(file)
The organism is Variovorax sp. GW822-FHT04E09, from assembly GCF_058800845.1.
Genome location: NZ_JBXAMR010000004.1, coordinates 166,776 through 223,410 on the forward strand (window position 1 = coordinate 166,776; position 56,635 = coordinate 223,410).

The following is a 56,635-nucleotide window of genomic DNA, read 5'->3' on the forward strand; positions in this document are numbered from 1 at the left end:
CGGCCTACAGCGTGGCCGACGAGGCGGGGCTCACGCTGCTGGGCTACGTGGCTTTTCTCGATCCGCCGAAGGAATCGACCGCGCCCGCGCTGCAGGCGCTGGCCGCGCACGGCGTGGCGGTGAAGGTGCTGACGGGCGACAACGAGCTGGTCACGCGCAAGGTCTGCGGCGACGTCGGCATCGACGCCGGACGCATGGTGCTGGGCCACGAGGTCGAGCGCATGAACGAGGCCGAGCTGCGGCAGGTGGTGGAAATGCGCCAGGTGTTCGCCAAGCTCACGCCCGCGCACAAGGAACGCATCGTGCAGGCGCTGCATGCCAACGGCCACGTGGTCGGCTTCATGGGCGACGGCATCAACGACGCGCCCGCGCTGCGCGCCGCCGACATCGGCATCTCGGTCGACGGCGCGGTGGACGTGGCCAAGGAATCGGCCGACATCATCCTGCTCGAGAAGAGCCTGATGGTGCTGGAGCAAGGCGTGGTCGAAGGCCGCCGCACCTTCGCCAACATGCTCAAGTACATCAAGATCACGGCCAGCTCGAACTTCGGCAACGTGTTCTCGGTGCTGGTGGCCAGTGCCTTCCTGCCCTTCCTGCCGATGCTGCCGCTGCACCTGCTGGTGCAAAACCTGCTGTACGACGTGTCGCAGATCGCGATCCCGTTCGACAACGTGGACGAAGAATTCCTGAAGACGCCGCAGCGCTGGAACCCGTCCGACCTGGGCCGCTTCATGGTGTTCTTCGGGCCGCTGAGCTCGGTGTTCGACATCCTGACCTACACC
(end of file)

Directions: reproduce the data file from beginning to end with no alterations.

The organism is Variovorax sp. GW822-FHT04E09, from assembly GCF_058800845.1.
Genome location: NZ_JBXAMR010000004.1, coordinates 166,776 through 223,410 on the forward strand (window position 1 = coordinate 166,776; position 56,635 = coordinate 223,410).

The following is a 56,635-nucleotide window of genomic DNA, read 5'->3' on the forward strand; positions in this document are numbered from 1 at the left end:
CGGCCTACAGCGTGGCCGACGAGGCGGGGCTCACGCTGCTGGGCTACGTGGCTTTTCTCGATCCGCCGAAGGAATCGACCGCGCCCGCGCTGCAGGCGCTGGCCGCGCACGGCGTGGCGGTGAAGGTGCTGACGGGCGACAACGAGCTGGTCACGCGCAAGGTCTGCGGCGACGTCGGCATCGACGCCGGACGCATGGTGCTGGGCCACGAGGTCGAGCGCATGAACGAGGCCGAGCTGCGGCAGGTGGTGGAAATGCGCCAGGTGTTCGCCAAGCTCACGCCCGCGCACAAGGAACGCATCGTGCAGGCGCTGCATGCCAACGGCCACGTGGTCGGCTTCATGGGCGACGGCATCAACGACGCGCCCGCGCTGCGCGCCGCCGACATCGGCATCTCGGTCGACGGCGCGGTGGACGTGGCCAAGGAATCGGCCGACATCATCCTGCTCGAGAAGAGCCTGATGGTGCTGGAGCAAGGCGTGGTCGAAGGCCGCCGCACCTTCGCCAACATGCTCAAGTACATCAAGATCACGGCCAGCTCGAACTTCGGCAACGTGTTCTCGGTGCTGGTGGCCAGTGCCTTCCTGCCCTTCCTGCCGATGCTGCCGCTGCACCTGCTGGTGCAAAACCTGCTGTACGACGTGTCGCAGATCGCGATCCCGTTCGACAACGTGGACGAAGAATTCCTGAAGACGCCGCAGCGCTGGAACCCGTCCGACCTGGGCCGCTTCATGGTGTTCTTCGGGCCGCTGAGCTCGGTGTTCGACATCCTGACCTACACC